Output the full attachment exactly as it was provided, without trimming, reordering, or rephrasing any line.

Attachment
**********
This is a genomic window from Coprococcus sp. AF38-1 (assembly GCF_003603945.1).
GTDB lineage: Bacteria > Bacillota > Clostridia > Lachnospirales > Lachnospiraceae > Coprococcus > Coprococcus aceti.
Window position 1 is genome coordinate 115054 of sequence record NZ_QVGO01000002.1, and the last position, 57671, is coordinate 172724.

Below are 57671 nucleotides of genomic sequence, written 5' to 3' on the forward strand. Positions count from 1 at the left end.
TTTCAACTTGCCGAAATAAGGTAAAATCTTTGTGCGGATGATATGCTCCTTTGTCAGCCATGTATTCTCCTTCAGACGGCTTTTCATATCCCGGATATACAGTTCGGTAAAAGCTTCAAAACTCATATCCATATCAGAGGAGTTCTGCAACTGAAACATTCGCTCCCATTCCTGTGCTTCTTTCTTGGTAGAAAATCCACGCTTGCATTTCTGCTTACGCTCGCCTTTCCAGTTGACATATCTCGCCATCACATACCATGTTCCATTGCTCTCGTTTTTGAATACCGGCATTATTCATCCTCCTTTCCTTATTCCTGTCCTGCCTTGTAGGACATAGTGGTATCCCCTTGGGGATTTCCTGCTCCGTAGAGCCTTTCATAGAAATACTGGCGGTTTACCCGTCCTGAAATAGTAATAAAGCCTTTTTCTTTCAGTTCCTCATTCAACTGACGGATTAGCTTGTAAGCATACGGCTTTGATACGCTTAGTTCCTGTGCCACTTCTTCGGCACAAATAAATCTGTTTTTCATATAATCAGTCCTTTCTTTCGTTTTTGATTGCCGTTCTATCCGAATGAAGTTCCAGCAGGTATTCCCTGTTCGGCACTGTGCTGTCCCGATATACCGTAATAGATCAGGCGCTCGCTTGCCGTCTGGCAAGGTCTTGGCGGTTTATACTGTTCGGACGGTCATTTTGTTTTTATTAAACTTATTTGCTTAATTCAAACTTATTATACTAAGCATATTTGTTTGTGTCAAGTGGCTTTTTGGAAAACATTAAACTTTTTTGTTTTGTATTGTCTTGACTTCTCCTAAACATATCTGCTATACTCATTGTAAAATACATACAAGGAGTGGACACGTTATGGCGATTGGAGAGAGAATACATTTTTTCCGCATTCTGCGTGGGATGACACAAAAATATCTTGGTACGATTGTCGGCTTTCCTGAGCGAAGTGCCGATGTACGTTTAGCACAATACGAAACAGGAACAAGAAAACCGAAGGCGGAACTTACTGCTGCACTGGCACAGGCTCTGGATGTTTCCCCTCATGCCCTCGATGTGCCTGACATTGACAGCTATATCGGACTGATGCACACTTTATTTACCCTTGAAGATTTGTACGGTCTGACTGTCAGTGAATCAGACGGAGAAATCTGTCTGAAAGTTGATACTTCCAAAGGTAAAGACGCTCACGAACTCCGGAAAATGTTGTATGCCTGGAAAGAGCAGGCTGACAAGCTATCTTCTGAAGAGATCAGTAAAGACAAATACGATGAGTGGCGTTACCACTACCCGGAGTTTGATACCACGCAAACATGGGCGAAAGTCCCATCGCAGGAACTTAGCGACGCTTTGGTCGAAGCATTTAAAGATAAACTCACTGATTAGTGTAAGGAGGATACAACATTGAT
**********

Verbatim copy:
This is a genomic window from Coprococcus sp. AF38-1 (assembly GCF_003603945.1).
GTDB lineage: Bacteria > Bacillota > Clostridia > Lachnospirales > Lachnospiraceae > Coprococcus > Coprococcus aceti.
Window position 1 is genome coordinate 115054 of sequence record NZ_QVGO01000002.1, and the last position, 57671, is coordinate 172724.

Below are 57671 nucleotides of genomic sequence, written 5' to 3' on the forward strand. Positions count from 1 at the left end.
TTTCAACTTGCCGAAATAAGGTAAAATCTTTGTGCGGATGATATGCTCCTTTGTCAGCCATGTATTCTCCTTCAGACGGCTTTTCATATCCCGGATATACAGTTCGGTAAAAGCTTCAAAACTCATATCCATATCAGAGGAGTTCTGCAACTGAAACATTCGCTCCCATTCCTGTGCTTCTTTCTTGGTAGAAAATCCACGCTTGCATTTCTGCTTACGCTCGCCTTTCCAGTTGACATATCTCGCCATCACATACCATGTTCCATTGCTCTCGTTTTTGAATACCGGCATTATTCATCCTCCTTTCCTTATTCCTGTCCTGCCTTGTAGGACATAGTGGTATCCCCTTGGGGATTTCCTGCTCCGTAGAGCCTTTCATAGAAATACTGGCGGTTTACCCGTCCTGAAATAGTAATAAAGCCTTTTTCTTTCAGTTCCTCATTCAACTGACGGATTAGCTTGTAAGCATACGGCTTTGATACGCTTAGTTCCTGTGCCACTTCTTCGGCACAAATAAATCTGTTTTTCATATAATCAGTCCTTTCTTTCGTTTTTGATTGCCGTTCTATCCGAATGAAGTTCCAGCAGGTATTCCCTGTTCGGCACTGTGCTGTCCCGATATACCGTAATAGATCAGGCGCTCGCTTGCCGTCTGGCAAGGTCTTGGCGGTTTATACTGTTCGGACGGTCATTTTGTTTTTATTAAACTTATTTGCTTAATTCAAACTTATTATACTAAGCATATTTGTTTGTGTCAAGTGGCTTTTTGGAAAACATTAAACTTTTTTGTTTTGTATTGTCTTGACTTCTCCTAAACATATCTGCTATACTCATTGTAAAATACATACAAGGAGTGGACACGTTATGGCGATTGGAGAGAGAATACATTTTTTCCGCATTCTGCGTGGGATGACACAAAAATATCTTGGTACGATTGTCGGCTTTCCTGAGCGAAGTGCCGATGTACGTTTAGCACAATACGAAACAGGAACAAGAAAACCGAAGGCGGAACTTACTGCTGCACTGGCACAGGCTCTGGATGTTTCCCCTCATGCCCTCGATGTGCCTGACATTGACAGCTATATCGGACTGATGCACACTTTATTTACCCTTGAAGATTTGTACGGTCTGACTGTCAGTGAATCAGACGGAGAAATCTGTCTGAAAGTTGATACTTCCAAAGGTAAAGACGCTCACGAACTCCGGAAAATGTTGTATGCCTGGAAAGAGCAGGCTGACAAGCTATCTTCTGAAGAGATCAGTAAAGACAAATACGATGAGTGGCGTTACCACTACCCGGAGTTTGATACCACGCAAACATGGGCGAAAGTCCCATCGCAGGAACTTAGCGACGCTTTGGTCGAAGCATTTAAAGATAAACTCACTGATTAGTGTAAGGAGGATACAACATTGAT